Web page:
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Calcium Reactors

Calcium Reactors are a great way to maintain healthy levels of Calcium, Alkalinity, and all of the major ions in seawater necessary to grow SPS, LPS and even Soft corals.

Calcium Reactors are a great way to maintain healthy levels of Calcium, Alkalinity, and all of the major ions in seawater necessary to grow SPS, LPS and even Soft corals.

Calcium-Reactor-200Many people think the calcium reactors are primarily for stony coral systems, and this is partly true. Certainly SPS corals require a higher levels of calcium and alkalinity to replace that which is used by the stony corals as they build their skeletons.

We have found however, the soft corals benefit from calcium also.

We like using calcium reactor's for both soft and SPS systems. Calcium reactors are great because they are very low maintenance in the long run. They're much cheaper to use than the typical two-part solutions that you buy. Sure there's a higher initial startup costs, but if you're serious about keeping SPS corals, they're almost a must.

We do have calcium reactors on all of our systems, both soft systems and our stony coral systems. When you are dealing with a large number of systems and tens of thousands of growing corals, you can imagine how great it is not have to use an addttive on a daily or weekly basis to maintain the levels .

How Does a Calcium Reactor Work?

Calcium reactors work by dissolving aragonite, which is crushed rock made of ancient coral skeletons. Fortunately, these skeletons have the major and minor ions present in the correct proportions (this is important) that your growing corals need.

Koralith-250The aragonite is dissolved by using a small quantity of CO2 (yes the green house gas), which is slightly acidic. Mixing bubbles of CO2 in a chamber of aragonite will dissolve small amounts of aragonite. This is then continuously added to you tank (hopefully in the sump) where it stabilizes the pH while raising both the Calcium and alkalinity levels in your system.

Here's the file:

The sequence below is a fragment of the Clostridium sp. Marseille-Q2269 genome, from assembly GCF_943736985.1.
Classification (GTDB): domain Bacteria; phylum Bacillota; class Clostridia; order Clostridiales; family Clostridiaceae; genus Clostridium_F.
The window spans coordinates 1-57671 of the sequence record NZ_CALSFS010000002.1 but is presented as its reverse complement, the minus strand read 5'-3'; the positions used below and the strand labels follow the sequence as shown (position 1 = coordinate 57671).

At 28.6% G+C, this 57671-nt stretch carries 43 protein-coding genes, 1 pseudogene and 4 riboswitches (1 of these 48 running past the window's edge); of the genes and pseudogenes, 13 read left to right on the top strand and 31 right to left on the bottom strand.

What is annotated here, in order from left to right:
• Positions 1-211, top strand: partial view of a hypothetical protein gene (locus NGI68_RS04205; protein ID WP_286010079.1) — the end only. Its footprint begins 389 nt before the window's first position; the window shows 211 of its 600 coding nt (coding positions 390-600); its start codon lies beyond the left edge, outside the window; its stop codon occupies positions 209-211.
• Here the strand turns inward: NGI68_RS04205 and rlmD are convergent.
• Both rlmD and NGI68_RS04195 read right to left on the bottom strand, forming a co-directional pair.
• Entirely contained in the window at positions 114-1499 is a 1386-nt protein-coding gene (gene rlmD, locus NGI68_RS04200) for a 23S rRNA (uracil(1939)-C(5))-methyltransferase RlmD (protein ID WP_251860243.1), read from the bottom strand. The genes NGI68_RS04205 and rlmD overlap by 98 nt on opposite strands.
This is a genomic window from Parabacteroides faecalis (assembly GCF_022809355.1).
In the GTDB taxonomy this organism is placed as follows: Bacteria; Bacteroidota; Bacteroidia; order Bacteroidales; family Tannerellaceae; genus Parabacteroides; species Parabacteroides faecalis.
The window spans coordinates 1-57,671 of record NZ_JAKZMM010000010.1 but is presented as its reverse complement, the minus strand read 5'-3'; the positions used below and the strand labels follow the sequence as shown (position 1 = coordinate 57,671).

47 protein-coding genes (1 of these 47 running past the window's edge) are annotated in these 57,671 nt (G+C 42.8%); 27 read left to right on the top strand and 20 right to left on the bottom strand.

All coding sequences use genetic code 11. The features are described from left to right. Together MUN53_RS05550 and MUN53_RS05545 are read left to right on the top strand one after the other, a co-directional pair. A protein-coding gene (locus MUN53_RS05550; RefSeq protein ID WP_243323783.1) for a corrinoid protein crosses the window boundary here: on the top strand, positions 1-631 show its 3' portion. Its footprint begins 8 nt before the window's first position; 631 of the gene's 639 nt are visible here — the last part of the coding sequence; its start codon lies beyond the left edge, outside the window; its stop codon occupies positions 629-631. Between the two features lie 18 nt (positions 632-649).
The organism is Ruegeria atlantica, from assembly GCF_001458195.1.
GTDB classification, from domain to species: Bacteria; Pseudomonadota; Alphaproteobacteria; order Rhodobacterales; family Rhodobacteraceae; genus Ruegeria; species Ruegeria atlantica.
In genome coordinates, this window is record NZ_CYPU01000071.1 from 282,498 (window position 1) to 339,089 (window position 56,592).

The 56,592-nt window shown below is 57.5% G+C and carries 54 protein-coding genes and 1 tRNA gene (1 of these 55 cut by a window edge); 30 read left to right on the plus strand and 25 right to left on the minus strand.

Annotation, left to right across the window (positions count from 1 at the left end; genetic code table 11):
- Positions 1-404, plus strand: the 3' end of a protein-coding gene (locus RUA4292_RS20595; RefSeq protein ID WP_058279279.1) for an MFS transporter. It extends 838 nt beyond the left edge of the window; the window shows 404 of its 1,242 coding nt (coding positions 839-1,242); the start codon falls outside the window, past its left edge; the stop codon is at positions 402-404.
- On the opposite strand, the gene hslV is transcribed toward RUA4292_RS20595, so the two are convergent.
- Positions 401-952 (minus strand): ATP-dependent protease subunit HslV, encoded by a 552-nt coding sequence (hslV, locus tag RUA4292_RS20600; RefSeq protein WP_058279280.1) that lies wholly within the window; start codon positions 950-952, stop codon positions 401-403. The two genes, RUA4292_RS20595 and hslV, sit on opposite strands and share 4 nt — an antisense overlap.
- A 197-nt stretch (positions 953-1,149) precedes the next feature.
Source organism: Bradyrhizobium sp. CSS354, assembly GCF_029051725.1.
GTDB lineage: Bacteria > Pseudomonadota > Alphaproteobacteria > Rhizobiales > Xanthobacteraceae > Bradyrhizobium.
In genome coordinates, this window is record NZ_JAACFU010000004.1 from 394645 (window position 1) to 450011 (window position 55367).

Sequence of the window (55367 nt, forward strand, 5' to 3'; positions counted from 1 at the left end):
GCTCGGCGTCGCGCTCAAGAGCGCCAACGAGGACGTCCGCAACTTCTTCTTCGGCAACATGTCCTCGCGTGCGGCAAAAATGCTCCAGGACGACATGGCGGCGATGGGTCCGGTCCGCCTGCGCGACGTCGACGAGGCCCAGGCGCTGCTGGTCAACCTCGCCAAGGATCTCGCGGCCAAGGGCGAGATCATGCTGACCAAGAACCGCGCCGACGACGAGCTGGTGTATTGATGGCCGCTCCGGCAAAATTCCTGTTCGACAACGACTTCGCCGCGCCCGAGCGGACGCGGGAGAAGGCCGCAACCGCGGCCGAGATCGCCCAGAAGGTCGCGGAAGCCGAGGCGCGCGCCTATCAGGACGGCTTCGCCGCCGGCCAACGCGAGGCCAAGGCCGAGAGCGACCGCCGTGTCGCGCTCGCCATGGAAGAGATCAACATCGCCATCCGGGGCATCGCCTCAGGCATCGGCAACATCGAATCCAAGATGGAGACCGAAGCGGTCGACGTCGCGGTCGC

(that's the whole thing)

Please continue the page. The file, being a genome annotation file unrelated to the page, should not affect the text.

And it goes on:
Aragonite is basically a type of ancient mineral that's almost identical in composition to the coral skeletons.

The beauty of calcium reactors is that they replace the minerals that your corals need, not only the major ions like Calcium and Magnesium and Strontium, but also the molybdenum, and even many other other trace ions, in the correct ionic proportion.

Ionic Proportions are Important

It is very important to maintain ionic proportions, because if you added too much of chemicals such as calcium they can actually inhibit the amount of alkalinity that can be carried in solution.

So, the way it works is you have a chamber full of aragonite, and and the aragonite is very slowly dissolved by adding the carbon dioxide in the form of a gas. The CO2 is the same that you use to fizz up your soft drinks when you go to McDonald's. If you use a Coke dispenser at the fountain, then it injects CO2. So in many cases, you can buy or get refills using the same cylinder of CO2 from the same source for the restaurants are using.

Where to Refill Calcium Reactors

Even if you buy a CO2 setup online, you will need to get the CO2 bottle refilled locally. Look for a restaurant supply house, and often they can provide the CO2 gas, or you can check the Yellow Pages for air gas company. We use Linde gas in Lilburn GA. They always have a good supply of CO2 ready in all different bottle sizes. But any place that sells CO2 for use in soft drink machines should sell it to you. It doesn't require any special license to buy, even though it is under high pressure. I might be wrong, but I dont think they can ship the cylinder full since the high pressure would be hazardous if the cylinder is punctured.

Filling Your CO2 Cannister

Be careful not to inject excess CO2 directly into you tank as it can act as a fertilizer and help create an algae bloom. The effluent (liquid coming OUT of the calcium reactor) may have some residual CO2 in it. Its best to "blow it off" by letting it drip through something above the water where the CO2 can be exchanged for O2.

We actually run our calcium reactor effluent into our mud filters where our macro algae is growing. That way any CO2 that makes it out of the reactor is rapidly used up by the macro algae, typically Chaeto sp., before it makes it into our main systems. You don't want CO2 to enter you main tanks, as it is acidic and will rapidly lower your pH.

So calcium reactors are a fantastic way to maintain a high pH, and to maintain a high calcium alkalinity balance if you can stomach the initial high cost. They are great for adding back the other major and minor ions that are used by the growing corals, fish, and other biological processes going on in your tank.


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Last Updated on Monday, 31 January 2011 20:29
 
 

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